Limitations of the research conducted to-date need to be considered when interpreting this literature. First, measurement error may exist in these studies because of misreporting physical activity, except in the clinical trial by Courneya and colleagues (25) in which exercise was prescribed and supervised. The observational studies used interviewer-administered questionnaires (10, 24, 28), self-administered questionnaires (7–9, 11–17, 19–23, 26, 27, 29–31, 34), or a combination (18). Some studies measured current physical activity behavior only (e.g., past week; refs. 7–9, 11, 13, 15, 16, 20–22, 30) which may not capture habitual activity levels. Only four studies controlled for prediagnosis physical activity (9, 14, 17, 18) and none adjusted for sedentary behavior in their statistical models, which could influence this association (33, 35). Only five studies (12, 17, 18, 25) accounted for competing risks in their analyses. Definitions of recurrence as an outcome were inconsistent.
Associations in molecular subgroups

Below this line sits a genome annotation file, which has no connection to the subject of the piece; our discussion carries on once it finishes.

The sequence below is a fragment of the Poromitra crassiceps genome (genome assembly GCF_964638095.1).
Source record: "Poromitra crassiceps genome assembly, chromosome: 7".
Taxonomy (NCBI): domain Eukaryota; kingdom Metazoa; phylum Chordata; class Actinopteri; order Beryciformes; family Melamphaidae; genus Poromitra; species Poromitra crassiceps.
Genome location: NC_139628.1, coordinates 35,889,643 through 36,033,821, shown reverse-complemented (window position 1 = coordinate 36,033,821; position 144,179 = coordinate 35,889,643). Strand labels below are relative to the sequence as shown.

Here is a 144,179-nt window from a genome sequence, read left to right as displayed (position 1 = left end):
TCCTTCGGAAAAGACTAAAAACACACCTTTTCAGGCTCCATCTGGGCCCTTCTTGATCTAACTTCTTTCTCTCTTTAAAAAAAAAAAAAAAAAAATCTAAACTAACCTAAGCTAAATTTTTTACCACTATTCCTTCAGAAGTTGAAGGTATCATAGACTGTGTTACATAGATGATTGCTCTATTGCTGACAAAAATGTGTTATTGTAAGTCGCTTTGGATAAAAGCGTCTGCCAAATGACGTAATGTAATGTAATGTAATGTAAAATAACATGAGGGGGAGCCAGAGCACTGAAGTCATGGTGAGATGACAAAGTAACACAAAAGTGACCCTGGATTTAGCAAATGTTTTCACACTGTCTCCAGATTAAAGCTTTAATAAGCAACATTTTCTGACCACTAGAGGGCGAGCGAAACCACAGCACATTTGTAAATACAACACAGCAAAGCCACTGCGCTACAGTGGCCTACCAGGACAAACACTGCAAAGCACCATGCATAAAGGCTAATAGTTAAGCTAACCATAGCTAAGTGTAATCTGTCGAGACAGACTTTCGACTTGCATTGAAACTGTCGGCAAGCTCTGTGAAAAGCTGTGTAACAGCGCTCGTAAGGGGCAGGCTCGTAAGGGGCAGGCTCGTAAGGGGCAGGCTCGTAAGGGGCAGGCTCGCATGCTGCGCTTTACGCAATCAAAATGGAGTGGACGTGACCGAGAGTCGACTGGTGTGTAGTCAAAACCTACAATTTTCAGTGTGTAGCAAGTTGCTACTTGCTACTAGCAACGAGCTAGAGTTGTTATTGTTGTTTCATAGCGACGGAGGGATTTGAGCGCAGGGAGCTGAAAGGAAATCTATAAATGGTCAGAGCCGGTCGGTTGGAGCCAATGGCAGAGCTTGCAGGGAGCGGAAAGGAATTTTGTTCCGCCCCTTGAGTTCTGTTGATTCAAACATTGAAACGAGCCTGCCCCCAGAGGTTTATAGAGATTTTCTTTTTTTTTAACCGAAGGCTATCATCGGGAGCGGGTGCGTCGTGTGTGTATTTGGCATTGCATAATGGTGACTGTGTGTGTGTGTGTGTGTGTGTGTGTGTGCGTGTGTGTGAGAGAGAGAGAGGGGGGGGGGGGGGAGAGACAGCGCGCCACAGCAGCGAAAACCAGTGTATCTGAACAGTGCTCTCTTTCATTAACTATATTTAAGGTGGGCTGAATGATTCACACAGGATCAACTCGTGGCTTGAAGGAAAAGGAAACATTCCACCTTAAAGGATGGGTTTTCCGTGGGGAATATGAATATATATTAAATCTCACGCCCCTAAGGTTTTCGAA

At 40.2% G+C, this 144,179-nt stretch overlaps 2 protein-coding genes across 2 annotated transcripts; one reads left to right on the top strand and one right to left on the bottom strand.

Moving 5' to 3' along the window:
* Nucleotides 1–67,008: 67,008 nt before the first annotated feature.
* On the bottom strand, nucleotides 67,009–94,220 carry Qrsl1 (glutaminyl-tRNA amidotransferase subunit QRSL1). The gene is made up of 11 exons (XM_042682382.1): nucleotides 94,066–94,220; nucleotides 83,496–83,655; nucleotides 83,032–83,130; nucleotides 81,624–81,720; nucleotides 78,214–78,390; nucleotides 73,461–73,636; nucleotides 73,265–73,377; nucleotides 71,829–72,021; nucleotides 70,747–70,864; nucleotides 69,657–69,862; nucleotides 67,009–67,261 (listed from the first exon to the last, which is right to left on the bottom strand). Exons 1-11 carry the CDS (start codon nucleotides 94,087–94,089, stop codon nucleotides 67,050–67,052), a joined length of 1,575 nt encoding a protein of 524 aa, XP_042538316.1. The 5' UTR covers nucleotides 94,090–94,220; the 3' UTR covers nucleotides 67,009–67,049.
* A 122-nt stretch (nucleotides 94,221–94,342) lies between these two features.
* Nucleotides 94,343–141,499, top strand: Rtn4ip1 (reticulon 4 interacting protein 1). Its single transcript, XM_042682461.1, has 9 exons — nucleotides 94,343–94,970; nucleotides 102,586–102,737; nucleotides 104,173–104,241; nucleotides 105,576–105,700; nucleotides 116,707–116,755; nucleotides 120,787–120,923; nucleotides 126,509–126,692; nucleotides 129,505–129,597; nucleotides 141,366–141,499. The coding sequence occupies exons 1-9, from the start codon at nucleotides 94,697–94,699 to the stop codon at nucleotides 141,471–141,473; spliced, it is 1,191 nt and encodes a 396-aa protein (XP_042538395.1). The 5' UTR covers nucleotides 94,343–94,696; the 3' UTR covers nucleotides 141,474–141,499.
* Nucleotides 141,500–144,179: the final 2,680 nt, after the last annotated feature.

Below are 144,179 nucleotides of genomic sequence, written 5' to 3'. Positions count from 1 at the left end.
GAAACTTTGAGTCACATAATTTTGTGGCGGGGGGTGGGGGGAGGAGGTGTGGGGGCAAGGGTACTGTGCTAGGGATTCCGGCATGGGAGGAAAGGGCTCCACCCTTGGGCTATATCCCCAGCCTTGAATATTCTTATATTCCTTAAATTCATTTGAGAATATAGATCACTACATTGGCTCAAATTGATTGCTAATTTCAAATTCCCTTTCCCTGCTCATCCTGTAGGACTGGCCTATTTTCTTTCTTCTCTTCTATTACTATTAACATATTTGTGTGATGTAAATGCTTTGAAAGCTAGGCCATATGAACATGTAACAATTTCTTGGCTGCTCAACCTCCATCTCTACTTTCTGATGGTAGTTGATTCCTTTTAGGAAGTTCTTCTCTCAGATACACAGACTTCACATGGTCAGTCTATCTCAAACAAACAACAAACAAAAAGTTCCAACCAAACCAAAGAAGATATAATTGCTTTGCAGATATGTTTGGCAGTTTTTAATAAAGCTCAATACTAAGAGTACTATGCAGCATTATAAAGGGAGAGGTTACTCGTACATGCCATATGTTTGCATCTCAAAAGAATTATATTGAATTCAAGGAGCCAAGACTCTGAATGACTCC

We located ten published reports that have related cancer-specific survival outcomes to postdiagnosis physical activity stratified by molecular subtypes (Table 3). Breast cancer patients were examined in four observational reports (10, 24, 27, 36) and in one exploratory analysis of a clinical trial (25). Three studies showed survival benefit for more physically active estrogen receptor–positive (ER+; ref. 25) or ER+ or progesterone receptor–positive (PR+; refs. 10, 27) breast cancer patients; two were statistically significant (10, 27). However, a pooled dataset of ER+ patients in the United States (37) revealed little benefit from physical activity with respect to late recurrence (≥5 years; HR = 0.89; 95% CI, 0.73–1.09). In the Shanghai Breast Cancer Survival Study, a 64% lower risk of recurrence/breast cancer–specific mortality was observed for the most active versus the least active ER−PR− patients (24); triple-negative patients (i.e., ER−PR− and no HER2 overexpression) showed a 46% lower risk (36). None of the studies summarized in Table 3 showed a statistically significant interaction by ER/PR status. Notably, in the clinical trial reported by Courneya and colleagues (25), sample size was limited and there were only 37 events on which to base the recurrence-free interval analysis. That trial also showed a large, non–statistically significant risk reduction of 79% among HER2-positive breast cancer patients assigned to exercise versus controls during chemotherapy.